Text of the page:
Night of stargazing offers a warehouse of memories

July 11, 1993|By Peter Schmuck | Peter Schmuck,Staff Writer

The All-Star Game is all about images. The reputation of Reggie Jackson grew mythical with one mighty swing at Tiger Stadium in 1971. The hard-nosed, ever-hustling persona of Pete Rose did not truly take shape until his controversial home-plate crash into catcher Ray Fosse in 1970.

Does anyone remember the score of either of those games? Probably not, because the midsummer classic is not really about winning or losing. It is an exhibition game in the truest sense of the word ` an exhibition of the best and brightest that the game has to offer, presented under real-game conditions to make the matchups and the great moments authentic.

The NBA All-Star Game has stolen some ratings points, but it is more of a show than a real game. The NHL All-Star Game is interesting, but the checking rules have been altered so much that the competition loses the aggressive edge that makes hockey exciting. The Pro Bowl has become little more than a Hawaiian vacation in football pads. That's why this is the one that can get away with calling itself The All-Star Game without fear of confusion.

It is a movable feast of baseball excellence, going from city to city and growing steadily in pomp and circumstance since the idea was brought to life by Chicago Tribune sports editor Arch Ward back in baseball's golden age. The first All-Star Game was played at Comiskey Park in 1933, and Babe Ruth who was the undisputed greatest of the great -- christened it with a home run. You see, from the very start it was all about great moments and the possibility of them.

That's why baseball fans will flock to Camden Yards this week for the game and the festivities that surround it. The event itself is a great moment for a city that has gone through decades of transition to become one of the jewels of the American League. It has been 35 years since the All-Star Game visited a nearly new Memorial Stadium in 1958, and a lot has happened -- to the city, rTC to the team, to the game -- since then.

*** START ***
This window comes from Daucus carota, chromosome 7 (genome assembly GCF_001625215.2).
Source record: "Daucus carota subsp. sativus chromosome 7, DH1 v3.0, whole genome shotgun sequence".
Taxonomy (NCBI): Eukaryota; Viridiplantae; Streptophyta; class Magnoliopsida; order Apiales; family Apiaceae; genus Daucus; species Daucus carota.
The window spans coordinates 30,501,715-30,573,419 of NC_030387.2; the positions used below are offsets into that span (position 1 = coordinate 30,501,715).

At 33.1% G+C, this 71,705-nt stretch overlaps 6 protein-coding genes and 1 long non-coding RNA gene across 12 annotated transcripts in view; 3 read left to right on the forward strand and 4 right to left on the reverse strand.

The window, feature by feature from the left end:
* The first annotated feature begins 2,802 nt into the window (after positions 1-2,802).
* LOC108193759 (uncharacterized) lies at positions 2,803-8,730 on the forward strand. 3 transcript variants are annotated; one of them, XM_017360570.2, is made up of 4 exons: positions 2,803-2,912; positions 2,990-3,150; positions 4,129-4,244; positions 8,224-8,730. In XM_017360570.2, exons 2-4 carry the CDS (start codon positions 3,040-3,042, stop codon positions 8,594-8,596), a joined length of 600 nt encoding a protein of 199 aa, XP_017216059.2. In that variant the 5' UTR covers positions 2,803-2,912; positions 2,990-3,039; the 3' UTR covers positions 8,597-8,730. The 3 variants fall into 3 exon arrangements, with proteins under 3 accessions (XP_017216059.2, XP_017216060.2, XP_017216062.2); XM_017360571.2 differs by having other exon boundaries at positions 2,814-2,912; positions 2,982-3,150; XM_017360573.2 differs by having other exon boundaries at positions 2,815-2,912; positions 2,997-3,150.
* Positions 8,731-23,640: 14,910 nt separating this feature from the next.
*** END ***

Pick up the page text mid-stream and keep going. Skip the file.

Memorial Stadium played host to six World Series and was home to world championship teams in both baseball and football, but it took a new ballpark to lure the midsummer classic back to Baltimore after an unusually long absence. The 1958 game will be replayed in the minds of many this week, but the 64th All-Star Game figures to create a new set of memories for a new generation of Baltimore baseball fans.

In Detroit, they remember Reggie's home run off a rooftop transformer. In Washington, they remember Willie McCovey's two mammoth home runs in the 1969 game at RFK. In Anaheim, Calif., it was the 450-foot leadoff homer by first-time All-Star Bo Jackson in 1989.

It hasn't always been an offensive highlight. Hall of Famer Carl Hubbell struck out Ruth, Lou Gehrig, Jimmie Foxx, Al Simmons and Joe Cronin in succession in 1934 to produce one of the first truly legendary All-Star performances. But the limited number of innings allotted to each pitcher makes it almost impossible for a pitcher to dominate a game in the way that, say, hometown hero Ted Williams did with two home runs in the 1946 game at Fenway Park.

The Orioles' Cal Ripken will be in a position to do the same on Tuesday night. He was the top vote-getter among American League shortstops for the ninth time in the past 10 years, so he again will be in the All-Star starting lineup. This may not be his most productive season, but it wouldn't be the first time he has stolen the show.

Ripken was the Most Valuable Player in the 1991 All-Star Game in Toronto, hitting a three-run home run off ex-teammate Dennis Martinez to carry the American League to a 4-2 victory. He also dominated the pre-game home run hitting contest, hitting 12 balls out, seven more than any of the other seven competitors.

The All-Star workout day has become a major event in itself, and there will be added intrigue this year. The B&O warehouse stands untouched behind the right-field wall, but it does not figure to remain that way when some of the top left-handed sluggers take aim at it against batting practice fastballs tomorrow.

If it goes down during the game, so much the better. That's the kind of magic moment that would etch this All-Star Game into local legend and baseball history. That's the kind of moment that would make Oriole Park at Camden Yards a landmark instead of an address.

But who? Barry Bonds, who just might be the best player of his generation? Mickey Tettleton, who has come close with a couple of shots already? Who cares? The warehouse, 432 feet from home plate at its closest point, may never again face a greater threat or a greater collection of big hitters, at least not until the All-Star Game finds its way back to Baltimore in another 30 years or so.

One thing is certain: If Reggie were playing still, it wouldn't stand a chance.

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